SEANA SMITH: Hey Ross, what do you make of the recent moves that we've seen over the last couple of trading days? Do you think it's year-end profit-taking or new thinking from investors? Because we've seen a bit of a rotation in some of these names that have been outperforming throughout 2020 have been under pressure the last couple of days.

ROSS MAYFIELD: Sure. So over the last couple of days, you know, it could be a handful of things. I think moving into 2021, a rotation into cyclical stocks and some of the more beaten-down names probably makes sense, particularly if you have a shorter time horizon. I think that trade will work as the economy reopens, as we kind of get this wave of pent-up demand.

But as you were mentioning earlier, longer term, you know, COVID-19 was really more of an accelerant for some of the the secular trends that we're seeing-- things like e-commerce, you know, certain things like that. So I think there will really be a tailwind on those for longer-term investors. And to your point about longer time horizons, I think you really have to consider that.

ADAM SHAPIRO: But what about the dangers with a weakening dollar, especially as we go into 2021, Ross? I mean, wouldn't investors be a little leery? Forget bonds. Equities might take a bit of a hit because of that, wouldn't they?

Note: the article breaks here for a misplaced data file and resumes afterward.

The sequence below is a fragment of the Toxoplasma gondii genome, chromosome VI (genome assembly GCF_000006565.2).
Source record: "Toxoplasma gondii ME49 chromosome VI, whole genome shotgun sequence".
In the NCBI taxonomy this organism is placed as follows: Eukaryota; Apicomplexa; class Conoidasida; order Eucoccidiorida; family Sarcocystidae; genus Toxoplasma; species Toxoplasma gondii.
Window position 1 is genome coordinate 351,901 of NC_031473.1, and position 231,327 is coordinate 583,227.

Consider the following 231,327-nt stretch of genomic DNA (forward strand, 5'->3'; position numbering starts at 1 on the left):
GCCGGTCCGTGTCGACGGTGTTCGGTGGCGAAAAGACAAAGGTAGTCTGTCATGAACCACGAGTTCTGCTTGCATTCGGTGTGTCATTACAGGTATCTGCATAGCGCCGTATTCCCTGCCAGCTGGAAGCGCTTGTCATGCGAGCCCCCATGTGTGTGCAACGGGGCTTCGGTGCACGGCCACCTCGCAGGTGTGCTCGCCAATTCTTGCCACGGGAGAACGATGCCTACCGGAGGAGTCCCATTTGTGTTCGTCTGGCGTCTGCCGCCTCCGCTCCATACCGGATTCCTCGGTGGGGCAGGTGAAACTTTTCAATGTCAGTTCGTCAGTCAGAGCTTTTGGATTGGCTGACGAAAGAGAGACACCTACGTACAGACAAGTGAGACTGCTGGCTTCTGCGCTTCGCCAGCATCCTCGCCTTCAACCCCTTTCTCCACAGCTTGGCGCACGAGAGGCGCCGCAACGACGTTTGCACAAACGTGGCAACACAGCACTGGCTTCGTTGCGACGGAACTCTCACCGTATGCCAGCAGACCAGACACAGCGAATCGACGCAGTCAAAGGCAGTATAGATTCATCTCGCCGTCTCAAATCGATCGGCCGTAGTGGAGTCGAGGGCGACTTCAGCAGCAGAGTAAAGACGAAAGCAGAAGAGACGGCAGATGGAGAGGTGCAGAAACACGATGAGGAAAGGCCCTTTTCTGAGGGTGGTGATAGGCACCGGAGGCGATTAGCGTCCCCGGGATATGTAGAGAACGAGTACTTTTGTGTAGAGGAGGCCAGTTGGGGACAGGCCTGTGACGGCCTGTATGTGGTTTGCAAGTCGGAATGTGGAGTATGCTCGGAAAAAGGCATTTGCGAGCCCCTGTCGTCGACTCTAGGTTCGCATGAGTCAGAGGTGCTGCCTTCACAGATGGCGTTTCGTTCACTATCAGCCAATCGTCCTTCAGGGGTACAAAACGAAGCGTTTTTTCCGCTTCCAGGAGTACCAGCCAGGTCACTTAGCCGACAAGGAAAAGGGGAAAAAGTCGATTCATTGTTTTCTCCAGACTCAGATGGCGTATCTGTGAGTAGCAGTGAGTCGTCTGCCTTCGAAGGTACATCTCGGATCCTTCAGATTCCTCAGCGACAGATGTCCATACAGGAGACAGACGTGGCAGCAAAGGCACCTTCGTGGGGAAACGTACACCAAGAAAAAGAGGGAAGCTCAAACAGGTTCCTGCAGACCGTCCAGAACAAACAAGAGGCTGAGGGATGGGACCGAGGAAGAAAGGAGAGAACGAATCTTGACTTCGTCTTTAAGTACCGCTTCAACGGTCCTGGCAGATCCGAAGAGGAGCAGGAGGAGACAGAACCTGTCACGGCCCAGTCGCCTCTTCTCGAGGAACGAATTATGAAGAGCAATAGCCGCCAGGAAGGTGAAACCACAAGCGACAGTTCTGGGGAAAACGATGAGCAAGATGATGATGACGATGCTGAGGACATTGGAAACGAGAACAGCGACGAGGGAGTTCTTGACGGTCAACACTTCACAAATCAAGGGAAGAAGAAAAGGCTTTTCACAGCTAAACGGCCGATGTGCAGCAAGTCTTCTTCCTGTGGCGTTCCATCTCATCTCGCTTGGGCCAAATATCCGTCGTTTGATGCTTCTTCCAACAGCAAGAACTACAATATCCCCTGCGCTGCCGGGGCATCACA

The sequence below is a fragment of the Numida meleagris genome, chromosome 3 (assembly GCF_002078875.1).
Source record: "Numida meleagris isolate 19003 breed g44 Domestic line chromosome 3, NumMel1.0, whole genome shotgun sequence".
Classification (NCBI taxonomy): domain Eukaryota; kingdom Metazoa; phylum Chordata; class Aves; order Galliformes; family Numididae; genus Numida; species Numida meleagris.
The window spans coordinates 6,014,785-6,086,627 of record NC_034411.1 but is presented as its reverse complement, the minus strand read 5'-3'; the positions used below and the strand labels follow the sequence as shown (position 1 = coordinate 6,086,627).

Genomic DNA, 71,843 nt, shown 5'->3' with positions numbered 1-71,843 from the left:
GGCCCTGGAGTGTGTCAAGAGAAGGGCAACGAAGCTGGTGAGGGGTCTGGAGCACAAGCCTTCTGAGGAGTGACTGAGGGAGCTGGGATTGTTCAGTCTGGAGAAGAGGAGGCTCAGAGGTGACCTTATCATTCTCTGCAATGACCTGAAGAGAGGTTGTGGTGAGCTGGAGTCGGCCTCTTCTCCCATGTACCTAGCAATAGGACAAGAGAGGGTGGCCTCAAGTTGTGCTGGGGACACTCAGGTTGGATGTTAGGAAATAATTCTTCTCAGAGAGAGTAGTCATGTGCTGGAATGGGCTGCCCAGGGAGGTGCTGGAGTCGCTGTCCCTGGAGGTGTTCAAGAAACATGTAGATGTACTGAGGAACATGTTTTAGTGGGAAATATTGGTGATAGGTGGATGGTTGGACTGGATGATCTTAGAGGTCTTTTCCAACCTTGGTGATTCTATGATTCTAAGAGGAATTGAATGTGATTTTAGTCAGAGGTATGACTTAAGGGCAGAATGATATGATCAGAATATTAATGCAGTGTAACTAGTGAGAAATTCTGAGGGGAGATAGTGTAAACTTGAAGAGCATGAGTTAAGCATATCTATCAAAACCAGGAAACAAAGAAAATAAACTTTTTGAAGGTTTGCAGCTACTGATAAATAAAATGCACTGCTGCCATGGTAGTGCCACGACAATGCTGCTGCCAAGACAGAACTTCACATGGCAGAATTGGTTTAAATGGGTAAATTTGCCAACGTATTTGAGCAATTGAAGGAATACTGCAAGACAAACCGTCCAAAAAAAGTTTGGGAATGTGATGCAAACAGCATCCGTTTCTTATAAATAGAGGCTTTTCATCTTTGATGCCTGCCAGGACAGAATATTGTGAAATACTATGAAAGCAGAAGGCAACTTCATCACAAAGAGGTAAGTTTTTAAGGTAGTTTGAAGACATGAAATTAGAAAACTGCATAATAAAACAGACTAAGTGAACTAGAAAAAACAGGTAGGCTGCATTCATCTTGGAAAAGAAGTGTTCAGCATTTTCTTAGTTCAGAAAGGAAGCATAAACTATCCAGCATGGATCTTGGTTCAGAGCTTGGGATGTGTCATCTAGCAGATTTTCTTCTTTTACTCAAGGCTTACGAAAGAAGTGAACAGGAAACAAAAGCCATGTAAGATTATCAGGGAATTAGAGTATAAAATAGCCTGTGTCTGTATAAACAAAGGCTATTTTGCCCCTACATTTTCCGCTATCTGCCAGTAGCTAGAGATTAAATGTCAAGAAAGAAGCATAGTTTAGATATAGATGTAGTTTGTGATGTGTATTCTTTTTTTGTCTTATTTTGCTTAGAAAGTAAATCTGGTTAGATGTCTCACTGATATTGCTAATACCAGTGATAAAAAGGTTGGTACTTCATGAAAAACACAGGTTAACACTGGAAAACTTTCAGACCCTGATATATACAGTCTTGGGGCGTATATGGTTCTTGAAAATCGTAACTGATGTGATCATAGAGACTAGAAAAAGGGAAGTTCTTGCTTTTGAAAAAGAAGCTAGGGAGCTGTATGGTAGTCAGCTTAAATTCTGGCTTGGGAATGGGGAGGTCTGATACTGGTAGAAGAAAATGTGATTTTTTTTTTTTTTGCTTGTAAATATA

ROSS MAYFIELD: Sure. I mean, certain names would take a hit from a weakening dollar. But you know, on the large, particularly for say, the S&P 500, a large cap index, you know, that's global in nature, a weakening dollar-- it could be a boon. And it certainly would be for, you know, emerging markets and international names. So you know, to the extent that we recommend well-diversified global portfolios, you know, a weak dollar, you know, in the near term is not something to be afraid of and could actually end up being a tailwind, you know, considering the way some of these indices are built.

SEANA SMITH: Ren, speaking of emerging markets, are you seeing opportunity there? And if so, how are you identifying those specific opportunities?

REN LEGGI: Yes, we've seen a lot of opportunities. There's two big pockets for innovation. It's really been the US and Asia. So in Asia-- more specifically, China-- we've seen a lot of innovation coming out of China, and that's been an area we've been focusing on a lot more. In fact, we've hired an Asian innovation analyst that is really picking apart that area. And we're seeing opportunities in the EV space, in genomics, fintech. So we're starting to increase our exposure there.

ADAM SHAPIRO: Well, when you talked about, Ren, blockchain, now, a lot of the banks are putting together the use of blockchain. How would, though-- is there a way for me to get in on that as an investor without having to buy a bank stock? Is there another route I could go? Or do I have to buy the financial?